There are plenty of things to do in Malia, a town blessed with a stretch of pristine white sand beaches and home to some of Europe’s biggest clubs. Despite its reputation as a hard-partying destination, there is plenty to charm history and outdoor enthusiasts throughout their holiday.

    You can sunbathe on the bustling Glozanie Beach, enjoy a day at Crete’s largest water park, or hike through Crete’s untamed wilderness. If you want to learn about Minoan history, the renowned Malia Palace is a must-see. Don’t leave without experiencing Malia’s electric nightlife scene – just follow the throngs of partygoers to Dimokratias Street.

    What are the best things to do in Malia?

    1

    Malia’s beach clubs

    Work on your tan and party the day away

    Vacationers often flock to Malia’s beach clubs in search of sun and a good time. These lively venues line the town’s nearly 5-km-long coastline, offering a buzzing party atmosphere with views of the Mediterranean Sea.

    Spend a day at the popular Pleasure Beach Club, which has luxury sun loungers and restaurant service. Next door, Bikini Beach Bar offers a laidback Ibiza-inspired oasis with romantic sunset dining at affordable prices. A few blocks inland go full-party mode at Crystal Beach Club – expect world-renowned DJs spinning electronic music with foam-covered partygoers raving in Vegas-inspired pools.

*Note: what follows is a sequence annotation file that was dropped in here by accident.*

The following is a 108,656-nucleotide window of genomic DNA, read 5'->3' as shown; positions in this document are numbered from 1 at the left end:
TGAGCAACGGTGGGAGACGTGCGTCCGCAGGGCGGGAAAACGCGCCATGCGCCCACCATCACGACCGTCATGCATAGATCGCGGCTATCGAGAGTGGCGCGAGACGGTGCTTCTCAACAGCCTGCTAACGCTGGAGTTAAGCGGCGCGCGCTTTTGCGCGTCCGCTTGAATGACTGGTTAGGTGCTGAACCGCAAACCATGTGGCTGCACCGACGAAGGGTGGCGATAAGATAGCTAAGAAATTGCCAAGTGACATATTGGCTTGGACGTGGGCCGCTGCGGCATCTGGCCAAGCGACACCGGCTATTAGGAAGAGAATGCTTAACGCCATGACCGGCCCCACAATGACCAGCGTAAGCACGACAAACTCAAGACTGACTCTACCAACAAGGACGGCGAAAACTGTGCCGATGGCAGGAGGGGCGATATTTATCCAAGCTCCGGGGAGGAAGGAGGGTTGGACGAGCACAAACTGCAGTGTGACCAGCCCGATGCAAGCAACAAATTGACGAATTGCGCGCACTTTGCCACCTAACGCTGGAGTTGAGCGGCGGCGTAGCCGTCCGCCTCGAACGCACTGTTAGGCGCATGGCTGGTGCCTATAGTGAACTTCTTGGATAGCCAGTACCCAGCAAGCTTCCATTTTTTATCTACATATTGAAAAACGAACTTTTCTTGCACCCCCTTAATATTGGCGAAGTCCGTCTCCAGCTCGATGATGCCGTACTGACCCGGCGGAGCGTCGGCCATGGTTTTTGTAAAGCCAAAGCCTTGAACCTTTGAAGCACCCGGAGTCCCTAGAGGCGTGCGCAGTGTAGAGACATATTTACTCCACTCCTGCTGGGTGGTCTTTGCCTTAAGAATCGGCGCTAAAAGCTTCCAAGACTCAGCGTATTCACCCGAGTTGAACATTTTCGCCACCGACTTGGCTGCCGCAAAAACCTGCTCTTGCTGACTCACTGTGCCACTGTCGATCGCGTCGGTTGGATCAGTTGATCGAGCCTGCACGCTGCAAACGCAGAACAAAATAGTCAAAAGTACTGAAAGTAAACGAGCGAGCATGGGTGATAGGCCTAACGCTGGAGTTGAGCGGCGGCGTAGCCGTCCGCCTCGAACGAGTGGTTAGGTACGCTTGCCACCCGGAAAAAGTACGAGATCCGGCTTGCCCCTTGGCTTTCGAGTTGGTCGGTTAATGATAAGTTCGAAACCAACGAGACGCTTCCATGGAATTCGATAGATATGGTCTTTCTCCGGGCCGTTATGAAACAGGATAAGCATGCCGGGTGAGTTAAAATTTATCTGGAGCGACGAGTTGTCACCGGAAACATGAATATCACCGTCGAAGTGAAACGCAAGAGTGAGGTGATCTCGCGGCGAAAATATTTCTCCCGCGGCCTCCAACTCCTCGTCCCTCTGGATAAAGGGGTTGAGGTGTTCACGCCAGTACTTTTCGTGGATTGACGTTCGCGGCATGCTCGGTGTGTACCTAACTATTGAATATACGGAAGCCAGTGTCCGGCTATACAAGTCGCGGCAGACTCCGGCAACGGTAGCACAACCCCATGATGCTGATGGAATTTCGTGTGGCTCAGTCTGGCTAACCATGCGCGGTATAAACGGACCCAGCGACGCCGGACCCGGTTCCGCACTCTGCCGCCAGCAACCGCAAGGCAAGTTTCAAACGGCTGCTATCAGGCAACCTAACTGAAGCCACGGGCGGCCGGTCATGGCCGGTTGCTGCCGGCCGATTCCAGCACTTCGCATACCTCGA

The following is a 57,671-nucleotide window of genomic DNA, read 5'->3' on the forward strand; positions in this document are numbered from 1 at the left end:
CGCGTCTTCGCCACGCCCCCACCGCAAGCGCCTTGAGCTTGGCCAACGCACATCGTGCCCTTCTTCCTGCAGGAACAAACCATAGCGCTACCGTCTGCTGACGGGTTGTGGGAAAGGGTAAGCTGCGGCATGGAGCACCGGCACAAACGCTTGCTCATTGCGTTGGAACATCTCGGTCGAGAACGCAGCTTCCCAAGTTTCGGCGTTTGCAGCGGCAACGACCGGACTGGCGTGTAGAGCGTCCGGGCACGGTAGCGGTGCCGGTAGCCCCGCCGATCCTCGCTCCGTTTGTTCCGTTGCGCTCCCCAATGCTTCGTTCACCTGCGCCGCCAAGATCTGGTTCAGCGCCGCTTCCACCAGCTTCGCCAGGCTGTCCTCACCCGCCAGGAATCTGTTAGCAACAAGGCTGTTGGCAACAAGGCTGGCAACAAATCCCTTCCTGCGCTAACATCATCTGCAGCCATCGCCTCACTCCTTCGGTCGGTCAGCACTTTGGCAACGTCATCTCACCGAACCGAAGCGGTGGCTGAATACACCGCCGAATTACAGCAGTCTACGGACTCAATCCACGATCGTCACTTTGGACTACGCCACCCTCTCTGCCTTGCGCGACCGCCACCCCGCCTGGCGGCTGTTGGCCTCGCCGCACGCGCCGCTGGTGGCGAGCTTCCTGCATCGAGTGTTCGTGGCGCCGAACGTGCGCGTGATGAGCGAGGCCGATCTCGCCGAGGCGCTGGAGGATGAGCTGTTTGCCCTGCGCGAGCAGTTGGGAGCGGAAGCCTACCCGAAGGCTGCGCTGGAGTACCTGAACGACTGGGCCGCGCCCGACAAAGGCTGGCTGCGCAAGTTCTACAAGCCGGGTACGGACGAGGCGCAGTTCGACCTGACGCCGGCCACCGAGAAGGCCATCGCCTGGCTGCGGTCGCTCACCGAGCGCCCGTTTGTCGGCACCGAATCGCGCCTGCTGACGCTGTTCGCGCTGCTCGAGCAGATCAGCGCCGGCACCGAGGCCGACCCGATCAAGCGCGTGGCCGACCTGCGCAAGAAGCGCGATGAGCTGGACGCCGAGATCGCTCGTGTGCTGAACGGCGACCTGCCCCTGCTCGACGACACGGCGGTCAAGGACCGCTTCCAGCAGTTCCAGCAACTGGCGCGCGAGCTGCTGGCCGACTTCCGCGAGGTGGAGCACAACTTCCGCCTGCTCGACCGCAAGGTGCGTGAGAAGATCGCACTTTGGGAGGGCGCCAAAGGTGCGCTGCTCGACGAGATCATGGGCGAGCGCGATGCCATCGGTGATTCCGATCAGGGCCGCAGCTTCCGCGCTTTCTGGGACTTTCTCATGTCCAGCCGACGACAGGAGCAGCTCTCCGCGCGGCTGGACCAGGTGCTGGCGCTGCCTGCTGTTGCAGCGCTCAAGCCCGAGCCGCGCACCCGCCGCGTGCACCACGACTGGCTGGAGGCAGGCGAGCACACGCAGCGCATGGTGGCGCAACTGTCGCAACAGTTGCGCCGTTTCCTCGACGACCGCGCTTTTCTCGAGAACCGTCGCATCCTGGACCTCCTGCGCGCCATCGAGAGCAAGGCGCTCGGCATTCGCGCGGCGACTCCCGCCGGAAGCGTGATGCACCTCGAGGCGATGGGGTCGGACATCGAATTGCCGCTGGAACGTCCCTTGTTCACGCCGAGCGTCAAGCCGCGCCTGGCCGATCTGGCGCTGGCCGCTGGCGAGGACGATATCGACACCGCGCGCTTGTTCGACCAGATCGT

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    Glozanie Beach

    Soak up the sun on Malia’s main beach

    Glozanie Beach is the beating heart of Malia, full of atmosphere and packed to the rafters with sun-seekers. Just a short 20-minute walk from Old Town, the days roll into one with never-ending parties. A wide-paved promenade connects the expansive 2-km stretch of white sand, which is lined with cafes and beach clubs. Each bar and resort along the strip offer a variety of umbrellas and loungers for rent.

    Order a cocktail, relax on a sun lounger, and bask in the Mediterranean sun. For those looking to raise the heart rate, Glozanie Beach offers water sports such as jet-skiing, banana boating, wakeboarding, and parasailing. End the day with a swim to the picturesque island chapel of Afentis Christos (Lord Christ) and catch a spectacular sunset.

    Location: Malia, Crete 700 07, Greece

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    Malia Palace

    Revel in Minoan history among ancient ruins

    Located 3 km east of Old Town, Malia Palace is one of Crete’s most important ancient archaeological sites. It offers a fascinating glimpse into Minoan life on the island. Excavations have yielded a wealth of Minoan artefacts, the most notable being the famous gold bee pendant, which now housed in the Heraklion Archaeological Museum. Other highlights include the Quarter Mu workshops, official apartments, and a vivid model reconstruction in the main foyer.

    Due to scarce information boards, the extensive 5,000-year-old ruins are best explored with a tour guide. Entry to the palace is about €6 per person, and a direct bus runs every 15-30 minutes from the Old Town Bus Station.

    Location: Malia, Crete 700 07, Greece

    Open: May–November: Tuesday–Sunday from 8 am to 8 pm. December–April: Tuesday–Sunday from 8 am to 3 pm